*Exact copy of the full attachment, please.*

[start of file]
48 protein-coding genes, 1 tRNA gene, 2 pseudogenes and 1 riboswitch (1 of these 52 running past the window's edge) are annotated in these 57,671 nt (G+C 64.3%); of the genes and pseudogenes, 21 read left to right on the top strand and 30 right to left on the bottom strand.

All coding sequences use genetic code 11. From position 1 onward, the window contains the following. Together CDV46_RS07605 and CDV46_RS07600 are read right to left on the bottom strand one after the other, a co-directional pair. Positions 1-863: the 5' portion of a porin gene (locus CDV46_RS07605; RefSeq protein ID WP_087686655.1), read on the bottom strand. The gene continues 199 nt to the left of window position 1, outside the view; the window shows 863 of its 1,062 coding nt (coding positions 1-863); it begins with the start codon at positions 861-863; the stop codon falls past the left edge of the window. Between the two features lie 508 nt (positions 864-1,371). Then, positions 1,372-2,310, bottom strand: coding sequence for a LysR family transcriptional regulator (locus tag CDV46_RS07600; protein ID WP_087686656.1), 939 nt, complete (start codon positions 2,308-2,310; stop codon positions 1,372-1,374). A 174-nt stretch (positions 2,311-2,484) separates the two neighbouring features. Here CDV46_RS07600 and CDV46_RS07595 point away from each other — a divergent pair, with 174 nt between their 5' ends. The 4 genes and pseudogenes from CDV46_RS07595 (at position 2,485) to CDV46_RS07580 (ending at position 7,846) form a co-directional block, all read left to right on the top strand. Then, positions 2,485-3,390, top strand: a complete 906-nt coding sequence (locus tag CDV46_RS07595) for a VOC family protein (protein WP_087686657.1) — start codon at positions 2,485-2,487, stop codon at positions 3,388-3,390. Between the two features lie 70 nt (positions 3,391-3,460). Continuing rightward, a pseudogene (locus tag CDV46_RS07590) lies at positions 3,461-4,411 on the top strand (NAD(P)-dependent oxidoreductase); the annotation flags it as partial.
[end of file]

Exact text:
48 protein-coding genes, 1 tRNA gene, 2 pseudogenes and 1 riboswitch (1 of these 52 running past the window's edge) are annotated in these 57,671 nt (G+C 64.3%); of the genes and pseudogenes, 21 read left to right on the top strand and 30 right to left on the bottom strand.

All coding sequences use genetic code 11. From position 1 onward, the window contains the following. Together CDV46_RS07605 and CDV46_RS07600 are read right to left on the bottom strand one after the other, a co-directional pair. Positions 1-863: the 5' portion of a porin gene (locus CDV46_RS07605; RefSeq protein ID WP_087686655.1), read on the bottom strand. The gene continues 199 nt to the left of window position 1, outside the view; the window shows 863 of its 1,062 coding nt (coding positions 1-863); it begins with the start codon at positions 861-863; the stop codon falls past the left edge of the window. Between the two features lie 508 nt (positions 864-1,371). Then, positions 1,372-2,310, bottom strand: coding sequence for a LysR family transcriptional regulator (locus tag CDV46_RS07600; protein ID WP_087686656.1), 939 nt, complete (start codon positions 2,308-2,310; stop codon positions 1,372-1,374). A 174-nt stretch (positions 2,311-2,484) separates the two neighbouring features. Here CDV46_RS07600 and CDV46_RS07595 point away from each other — a divergent pair, with 174 nt between their 5' ends. The 4 genes and pseudogenes from CDV46_RS07595 (at position 2,485) to CDV46_RS07580 (ending at position 7,846) form a co-directional block, all read left to right on the top strand. Then, positions 2,485-3,390, top strand: a complete 906-nt coding sequence (locus tag CDV46_RS07595) for a VOC family protein (protein WP_087686657.1) — start codon at positions 2,485-2,487, stop codon at positions 3,388-3,390. Between the two features lie 70 nt (positions 3,391-3,460). Continuing rightward, a pseudogene (locus tag CDV46_RS07590) lies at positions 3,461-4,411 on the top strand (NAD(P)-dependent oxidoreductase); the annotation flags it as partial.